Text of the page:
Bell’s Mills


The Bell family were numerous in Haltwhistle, many associated with the woollen industry and many in each generation bearing the name Thomas. Piggot’s directory of the town for 1822 lists two woollen weavers named Bell, Thomas and Robert and Thomas Bell &Co Flannel Manufacturers. One Isaac Bell is listed as a flannel manufacturer at Bardon Mill in 1834 and he appears to be succeeded by a Joseph Bell five years later. By 1834 Thomas Bell’s firm no longer had an entry in the trade directories and he is listed in the census of 1851 as a retired flannel manufacturer, aged 63 living with his wife, Helen at White Craig.

Did Thomas Bell run both the High and Low Mills?  

Bells in the woollen trade were resident in the Low Mill in from the first census records of 1841 up until 1861. By 1871 it was unoccupied.


High Mill

The High Mill was occupied by several families, Coulsons from 1841 to 1861, and Crow 1841 to 1851. Like Low Mill, it was unoccupied in 1871. Essentially there is no way of knowing for sure who the Mill proprietor was but no other woollen manufacturers are listed as such in the directories of the period so it seems most likely that Bell ran both factories.

So what processes were being carried out at the Low Mill? In 1841, a William Bell, resident in the mill is given as a woollen slubber- someone who feeds wool into a spinning frame. He is aged 45, clearly a well established artisan.  Ten years later he is described as a woollen weaver, a job he continued until he was in his mid sixties. These census entries would suggest that both spinning and weaving took place at the Low Mill.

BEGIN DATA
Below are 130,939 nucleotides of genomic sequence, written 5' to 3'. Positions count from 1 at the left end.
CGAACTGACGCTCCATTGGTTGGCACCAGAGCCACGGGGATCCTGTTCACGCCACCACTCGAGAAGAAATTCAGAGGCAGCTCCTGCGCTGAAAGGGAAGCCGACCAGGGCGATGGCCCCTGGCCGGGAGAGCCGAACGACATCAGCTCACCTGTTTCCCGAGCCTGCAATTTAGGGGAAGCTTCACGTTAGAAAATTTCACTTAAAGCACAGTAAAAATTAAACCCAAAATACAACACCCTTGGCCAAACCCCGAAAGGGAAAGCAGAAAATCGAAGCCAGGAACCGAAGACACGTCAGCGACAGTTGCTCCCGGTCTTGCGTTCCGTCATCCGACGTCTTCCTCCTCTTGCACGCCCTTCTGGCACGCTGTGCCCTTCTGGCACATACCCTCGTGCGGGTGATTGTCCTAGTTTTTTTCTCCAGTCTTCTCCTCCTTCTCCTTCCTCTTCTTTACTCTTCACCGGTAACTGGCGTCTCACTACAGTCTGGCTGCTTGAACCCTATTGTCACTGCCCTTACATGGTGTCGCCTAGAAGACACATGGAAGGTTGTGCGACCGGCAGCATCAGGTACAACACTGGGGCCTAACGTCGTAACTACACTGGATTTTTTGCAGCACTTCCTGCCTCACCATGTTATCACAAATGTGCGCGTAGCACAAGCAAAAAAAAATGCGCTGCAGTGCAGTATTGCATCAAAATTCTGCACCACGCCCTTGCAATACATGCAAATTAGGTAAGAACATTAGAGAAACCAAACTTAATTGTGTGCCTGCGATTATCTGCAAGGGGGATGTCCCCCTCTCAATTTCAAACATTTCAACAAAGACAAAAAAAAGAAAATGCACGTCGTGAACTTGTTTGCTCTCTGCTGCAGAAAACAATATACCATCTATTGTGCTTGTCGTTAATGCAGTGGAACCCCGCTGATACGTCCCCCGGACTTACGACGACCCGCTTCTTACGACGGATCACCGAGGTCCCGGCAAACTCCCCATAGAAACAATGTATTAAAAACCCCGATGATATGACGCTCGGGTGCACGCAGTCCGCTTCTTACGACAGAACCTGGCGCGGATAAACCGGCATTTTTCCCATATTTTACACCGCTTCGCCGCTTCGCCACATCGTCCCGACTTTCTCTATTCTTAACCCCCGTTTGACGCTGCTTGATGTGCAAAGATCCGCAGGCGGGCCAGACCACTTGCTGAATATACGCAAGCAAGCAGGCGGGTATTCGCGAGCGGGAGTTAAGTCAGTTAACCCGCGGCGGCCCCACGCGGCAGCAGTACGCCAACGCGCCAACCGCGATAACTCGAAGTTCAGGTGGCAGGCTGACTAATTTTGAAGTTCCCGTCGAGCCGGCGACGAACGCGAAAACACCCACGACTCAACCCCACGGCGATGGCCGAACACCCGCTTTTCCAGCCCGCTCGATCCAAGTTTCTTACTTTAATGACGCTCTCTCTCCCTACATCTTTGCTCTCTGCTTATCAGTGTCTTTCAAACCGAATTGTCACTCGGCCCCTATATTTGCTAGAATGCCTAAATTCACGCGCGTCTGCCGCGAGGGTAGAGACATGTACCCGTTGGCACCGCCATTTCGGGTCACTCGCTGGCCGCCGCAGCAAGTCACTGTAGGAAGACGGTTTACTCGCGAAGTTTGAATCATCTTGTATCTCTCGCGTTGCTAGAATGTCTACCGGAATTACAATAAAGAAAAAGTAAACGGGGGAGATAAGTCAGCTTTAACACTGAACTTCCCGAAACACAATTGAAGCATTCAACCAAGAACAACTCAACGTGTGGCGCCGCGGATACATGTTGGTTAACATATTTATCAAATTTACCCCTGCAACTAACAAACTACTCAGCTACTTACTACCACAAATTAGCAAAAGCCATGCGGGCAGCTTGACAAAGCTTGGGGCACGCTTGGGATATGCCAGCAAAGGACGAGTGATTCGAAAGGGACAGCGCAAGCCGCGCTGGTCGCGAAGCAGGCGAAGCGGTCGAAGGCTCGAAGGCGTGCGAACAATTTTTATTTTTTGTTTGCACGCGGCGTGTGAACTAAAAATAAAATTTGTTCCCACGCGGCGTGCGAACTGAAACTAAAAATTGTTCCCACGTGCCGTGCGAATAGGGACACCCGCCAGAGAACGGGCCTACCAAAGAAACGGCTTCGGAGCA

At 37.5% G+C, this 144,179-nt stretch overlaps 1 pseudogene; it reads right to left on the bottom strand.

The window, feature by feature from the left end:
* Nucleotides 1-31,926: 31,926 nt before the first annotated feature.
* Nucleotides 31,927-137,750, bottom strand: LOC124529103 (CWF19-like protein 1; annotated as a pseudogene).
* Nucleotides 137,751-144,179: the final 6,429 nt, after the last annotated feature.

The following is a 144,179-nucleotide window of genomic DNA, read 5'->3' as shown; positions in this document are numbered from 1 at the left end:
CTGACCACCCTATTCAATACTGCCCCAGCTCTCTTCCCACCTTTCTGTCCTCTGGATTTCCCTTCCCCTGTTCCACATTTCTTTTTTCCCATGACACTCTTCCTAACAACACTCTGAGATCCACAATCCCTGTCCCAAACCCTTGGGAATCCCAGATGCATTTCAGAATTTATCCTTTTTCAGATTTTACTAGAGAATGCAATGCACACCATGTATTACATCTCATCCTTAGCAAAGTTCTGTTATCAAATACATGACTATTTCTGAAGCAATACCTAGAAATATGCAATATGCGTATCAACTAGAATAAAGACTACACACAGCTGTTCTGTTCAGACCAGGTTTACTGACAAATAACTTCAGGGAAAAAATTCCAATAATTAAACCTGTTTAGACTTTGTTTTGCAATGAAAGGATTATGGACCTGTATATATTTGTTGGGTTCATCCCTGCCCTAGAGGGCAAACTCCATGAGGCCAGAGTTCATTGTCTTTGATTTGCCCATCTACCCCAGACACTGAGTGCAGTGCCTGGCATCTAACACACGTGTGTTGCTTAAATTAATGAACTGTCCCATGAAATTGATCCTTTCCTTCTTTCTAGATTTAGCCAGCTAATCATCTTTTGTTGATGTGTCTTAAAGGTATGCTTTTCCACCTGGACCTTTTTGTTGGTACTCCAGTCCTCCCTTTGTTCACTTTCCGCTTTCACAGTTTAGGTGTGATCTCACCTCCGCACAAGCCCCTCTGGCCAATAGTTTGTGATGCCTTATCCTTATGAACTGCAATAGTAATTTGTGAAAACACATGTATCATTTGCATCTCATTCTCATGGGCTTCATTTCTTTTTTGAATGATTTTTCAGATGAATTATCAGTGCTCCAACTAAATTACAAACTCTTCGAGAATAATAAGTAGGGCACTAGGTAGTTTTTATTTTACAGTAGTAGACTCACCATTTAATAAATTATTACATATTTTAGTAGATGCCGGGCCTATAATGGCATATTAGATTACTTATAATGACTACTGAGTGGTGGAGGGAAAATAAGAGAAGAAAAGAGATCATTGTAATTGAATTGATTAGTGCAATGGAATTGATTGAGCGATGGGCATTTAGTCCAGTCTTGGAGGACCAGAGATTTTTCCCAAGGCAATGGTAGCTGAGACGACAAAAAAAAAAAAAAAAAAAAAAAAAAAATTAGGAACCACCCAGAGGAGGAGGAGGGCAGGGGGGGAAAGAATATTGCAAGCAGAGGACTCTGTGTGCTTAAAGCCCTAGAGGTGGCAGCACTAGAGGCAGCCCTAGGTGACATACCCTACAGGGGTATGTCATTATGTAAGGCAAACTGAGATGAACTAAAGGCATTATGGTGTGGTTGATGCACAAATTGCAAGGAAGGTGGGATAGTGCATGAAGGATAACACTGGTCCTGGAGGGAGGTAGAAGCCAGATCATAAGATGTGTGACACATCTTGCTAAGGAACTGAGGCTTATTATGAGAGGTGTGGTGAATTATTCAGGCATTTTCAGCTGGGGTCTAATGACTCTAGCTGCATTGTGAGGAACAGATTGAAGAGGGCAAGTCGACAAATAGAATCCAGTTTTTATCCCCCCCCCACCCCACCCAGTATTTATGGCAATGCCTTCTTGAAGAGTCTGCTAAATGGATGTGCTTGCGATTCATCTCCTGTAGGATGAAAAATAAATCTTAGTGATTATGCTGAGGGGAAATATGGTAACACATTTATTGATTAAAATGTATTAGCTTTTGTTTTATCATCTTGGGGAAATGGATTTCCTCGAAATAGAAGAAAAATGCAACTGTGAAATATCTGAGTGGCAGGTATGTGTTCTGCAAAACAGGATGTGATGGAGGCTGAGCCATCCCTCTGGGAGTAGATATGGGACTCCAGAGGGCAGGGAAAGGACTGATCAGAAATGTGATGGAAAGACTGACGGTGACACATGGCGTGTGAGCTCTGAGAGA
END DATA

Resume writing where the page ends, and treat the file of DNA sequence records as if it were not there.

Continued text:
High Mill had resident woollen spinners, weavers, a dyer, fuller and wool piecer at different times through this period.

This might suggest that a wider range of processes took place at High Hill but there is no certainty that the men worked where they lived. Certainly many woollen workers lived in the town at this time and would have walked to their respective places of employment.  One clue however comes from a comment about Mr. Bell’s successor, Mr. William Madgen.




Find out about William Madgen


Missed something?   Return to:



Buildings of Town Foot Mill


The Saint family


Miss Elizabeth Cuthbertson


Haltwhistle’s Woollen Industry

Haltwhistle Burn.About.Walks.Schools.How to get there.Gallery.Contact.

In the beginning.

Find out about the Geology of Haltwhistle Burn here....

Riches from the earth.

Discover Haltwhistle’s long history of mining for coal here...

Seventeen and a Half Candles

Lighting up Haltwhistle-  find the story of the gas works here....

Tiles, Bricks and Pipes

Discover Haltwhistle’s  history of  brick and pipe making here...

Mulsters, Sute and Soken

Haltwhistle’s corn mills.

Find out here